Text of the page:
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Milk Glass Vase in the Shape of a Pilgrim's Flask
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Milk Glass Vase in the Shape of a Pilgrim's Flask


Description Exhibitions Provenance Credit
Description Fine opaque white glass (milk glass, or in Italian, "lattimo") was developed in Venice to imitate the appearance of the delicate, translucent Persian and Chinese porcelain with blue and white designs that Europeans found so appealing and were unable to reproduce. Nevertheless, the results here, with the combination of blue and white design and a mythological scene (the abduction of the maiden Europa by the god Jupiter disguised as a bull) framed in yellow, is immediately imitative of Italian Renaissance maiolica (earthenware). The flask shape with attachments for carrying cords draws both on Roman glass flasks and the simple wooden flask used by pilgrims.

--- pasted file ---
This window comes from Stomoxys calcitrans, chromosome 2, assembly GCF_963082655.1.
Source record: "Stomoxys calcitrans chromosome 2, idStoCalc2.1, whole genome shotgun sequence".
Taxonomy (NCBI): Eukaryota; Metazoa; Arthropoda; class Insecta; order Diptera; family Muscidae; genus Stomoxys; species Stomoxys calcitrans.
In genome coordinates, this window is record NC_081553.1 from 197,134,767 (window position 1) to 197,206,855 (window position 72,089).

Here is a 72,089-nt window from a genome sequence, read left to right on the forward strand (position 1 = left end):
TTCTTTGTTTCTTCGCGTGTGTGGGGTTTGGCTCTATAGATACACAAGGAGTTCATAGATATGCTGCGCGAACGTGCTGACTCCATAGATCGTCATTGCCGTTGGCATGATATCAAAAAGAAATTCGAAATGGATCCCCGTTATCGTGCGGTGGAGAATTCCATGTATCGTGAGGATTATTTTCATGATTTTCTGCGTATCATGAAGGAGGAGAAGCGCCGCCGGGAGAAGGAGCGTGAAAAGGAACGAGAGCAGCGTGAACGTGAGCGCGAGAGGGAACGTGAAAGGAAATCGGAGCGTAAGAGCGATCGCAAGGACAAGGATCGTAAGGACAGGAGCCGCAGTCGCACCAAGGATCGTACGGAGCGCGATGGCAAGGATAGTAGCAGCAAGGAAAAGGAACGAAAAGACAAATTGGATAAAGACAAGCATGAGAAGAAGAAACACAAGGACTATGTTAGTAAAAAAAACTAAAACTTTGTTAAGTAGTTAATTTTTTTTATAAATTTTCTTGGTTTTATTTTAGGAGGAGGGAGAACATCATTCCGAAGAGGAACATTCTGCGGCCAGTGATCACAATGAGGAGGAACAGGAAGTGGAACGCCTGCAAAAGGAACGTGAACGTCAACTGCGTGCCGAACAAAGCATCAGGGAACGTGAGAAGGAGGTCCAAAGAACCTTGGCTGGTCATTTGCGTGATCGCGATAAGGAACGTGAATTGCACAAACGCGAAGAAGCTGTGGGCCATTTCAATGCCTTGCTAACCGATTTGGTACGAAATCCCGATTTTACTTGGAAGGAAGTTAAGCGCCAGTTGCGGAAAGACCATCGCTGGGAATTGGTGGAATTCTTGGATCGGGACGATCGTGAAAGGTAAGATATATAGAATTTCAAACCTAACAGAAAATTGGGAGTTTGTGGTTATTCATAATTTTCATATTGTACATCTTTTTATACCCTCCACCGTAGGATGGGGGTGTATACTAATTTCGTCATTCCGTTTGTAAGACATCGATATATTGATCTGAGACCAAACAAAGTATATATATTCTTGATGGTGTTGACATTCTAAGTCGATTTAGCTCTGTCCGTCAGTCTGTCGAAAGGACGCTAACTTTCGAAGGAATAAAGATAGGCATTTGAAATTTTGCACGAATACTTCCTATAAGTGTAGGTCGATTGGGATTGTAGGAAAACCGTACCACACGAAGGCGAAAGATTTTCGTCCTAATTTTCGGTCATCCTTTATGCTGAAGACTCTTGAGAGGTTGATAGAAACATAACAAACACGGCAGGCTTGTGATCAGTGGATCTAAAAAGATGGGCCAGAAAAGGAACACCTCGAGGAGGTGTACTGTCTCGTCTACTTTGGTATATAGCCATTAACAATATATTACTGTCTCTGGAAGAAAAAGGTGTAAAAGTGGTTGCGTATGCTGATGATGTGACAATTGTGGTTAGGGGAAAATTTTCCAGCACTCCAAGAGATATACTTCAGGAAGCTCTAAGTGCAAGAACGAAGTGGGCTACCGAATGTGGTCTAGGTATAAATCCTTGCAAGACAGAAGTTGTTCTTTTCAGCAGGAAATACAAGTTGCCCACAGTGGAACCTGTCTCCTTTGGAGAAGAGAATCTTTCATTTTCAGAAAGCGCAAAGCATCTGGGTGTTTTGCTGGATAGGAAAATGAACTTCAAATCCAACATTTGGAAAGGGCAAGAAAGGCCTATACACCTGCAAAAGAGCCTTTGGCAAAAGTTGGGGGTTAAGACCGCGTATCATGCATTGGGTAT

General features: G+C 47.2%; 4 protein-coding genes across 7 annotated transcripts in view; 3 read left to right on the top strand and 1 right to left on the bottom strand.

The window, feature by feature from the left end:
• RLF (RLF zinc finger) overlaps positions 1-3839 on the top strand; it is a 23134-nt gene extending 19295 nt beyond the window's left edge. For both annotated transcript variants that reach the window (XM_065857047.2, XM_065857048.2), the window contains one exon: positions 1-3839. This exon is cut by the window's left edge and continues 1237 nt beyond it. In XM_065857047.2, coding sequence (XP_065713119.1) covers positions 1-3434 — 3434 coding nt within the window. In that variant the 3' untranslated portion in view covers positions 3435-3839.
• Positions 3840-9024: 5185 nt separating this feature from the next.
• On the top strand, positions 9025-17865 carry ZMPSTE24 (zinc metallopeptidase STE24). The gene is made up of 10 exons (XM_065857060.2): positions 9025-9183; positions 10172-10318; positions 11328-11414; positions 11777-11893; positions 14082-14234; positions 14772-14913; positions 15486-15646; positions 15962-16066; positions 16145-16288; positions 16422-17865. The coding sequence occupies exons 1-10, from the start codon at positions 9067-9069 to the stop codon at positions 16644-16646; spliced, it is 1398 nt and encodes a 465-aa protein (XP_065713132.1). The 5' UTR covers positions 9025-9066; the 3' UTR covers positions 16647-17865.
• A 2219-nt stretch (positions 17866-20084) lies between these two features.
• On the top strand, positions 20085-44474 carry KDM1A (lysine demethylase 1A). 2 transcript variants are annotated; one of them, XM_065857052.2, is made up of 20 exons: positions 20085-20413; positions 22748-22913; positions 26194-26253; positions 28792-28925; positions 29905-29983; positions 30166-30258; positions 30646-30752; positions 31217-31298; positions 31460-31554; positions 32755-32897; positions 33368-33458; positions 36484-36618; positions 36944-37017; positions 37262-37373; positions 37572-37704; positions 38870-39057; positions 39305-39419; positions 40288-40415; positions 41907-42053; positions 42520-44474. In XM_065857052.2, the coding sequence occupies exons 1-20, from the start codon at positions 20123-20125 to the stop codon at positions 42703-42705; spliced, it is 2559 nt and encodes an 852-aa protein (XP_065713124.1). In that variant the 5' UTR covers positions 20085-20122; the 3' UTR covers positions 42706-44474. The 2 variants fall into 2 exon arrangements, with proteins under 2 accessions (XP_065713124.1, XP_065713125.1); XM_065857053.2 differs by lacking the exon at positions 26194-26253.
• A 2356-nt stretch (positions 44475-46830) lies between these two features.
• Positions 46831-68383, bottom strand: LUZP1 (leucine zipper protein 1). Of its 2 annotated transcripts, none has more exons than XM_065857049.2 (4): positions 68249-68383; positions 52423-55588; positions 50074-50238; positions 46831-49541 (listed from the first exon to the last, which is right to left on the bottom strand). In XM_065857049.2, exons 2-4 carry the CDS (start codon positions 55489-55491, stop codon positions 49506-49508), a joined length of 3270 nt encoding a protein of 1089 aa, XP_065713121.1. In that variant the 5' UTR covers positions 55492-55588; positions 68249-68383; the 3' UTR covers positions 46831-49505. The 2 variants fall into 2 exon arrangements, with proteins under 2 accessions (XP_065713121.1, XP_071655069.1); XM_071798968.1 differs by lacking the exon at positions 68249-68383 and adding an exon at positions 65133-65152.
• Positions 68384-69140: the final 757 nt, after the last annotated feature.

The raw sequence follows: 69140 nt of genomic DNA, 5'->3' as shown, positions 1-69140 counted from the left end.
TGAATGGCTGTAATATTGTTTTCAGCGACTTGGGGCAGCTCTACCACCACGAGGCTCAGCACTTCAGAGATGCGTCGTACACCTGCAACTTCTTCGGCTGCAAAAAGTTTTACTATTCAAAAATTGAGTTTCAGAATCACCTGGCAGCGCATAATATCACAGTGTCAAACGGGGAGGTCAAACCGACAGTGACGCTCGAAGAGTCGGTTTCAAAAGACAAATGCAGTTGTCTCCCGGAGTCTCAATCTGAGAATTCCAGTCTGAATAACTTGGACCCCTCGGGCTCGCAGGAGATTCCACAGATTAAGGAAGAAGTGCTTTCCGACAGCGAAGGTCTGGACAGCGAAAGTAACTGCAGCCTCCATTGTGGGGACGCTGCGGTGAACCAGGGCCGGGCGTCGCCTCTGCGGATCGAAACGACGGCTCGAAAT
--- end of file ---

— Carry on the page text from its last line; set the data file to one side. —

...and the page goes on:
Exhibitions
  • World of Wonder. The Walters Art Gallery, Baltimore. 1971-1972.
  • 3000 Years of Glass: Treasures from The Walters Art Gallery. The Walters Art Gallery, Baltimore. 1982.
Provenance Harding, New York; Henry Walters, Baltimore, 1916 [mode of acquisition unknown]; Walters Art Museum, 1931, by bequest.
Credit Acquired by Henry Walters, 1916

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Creator
Period
ca. 1525 (Renaissance)
Medium
gilded opaque white glass
(Glasswares)
Accession Number
47.30
Measurements
6 3/8 in. (16.2 cm)
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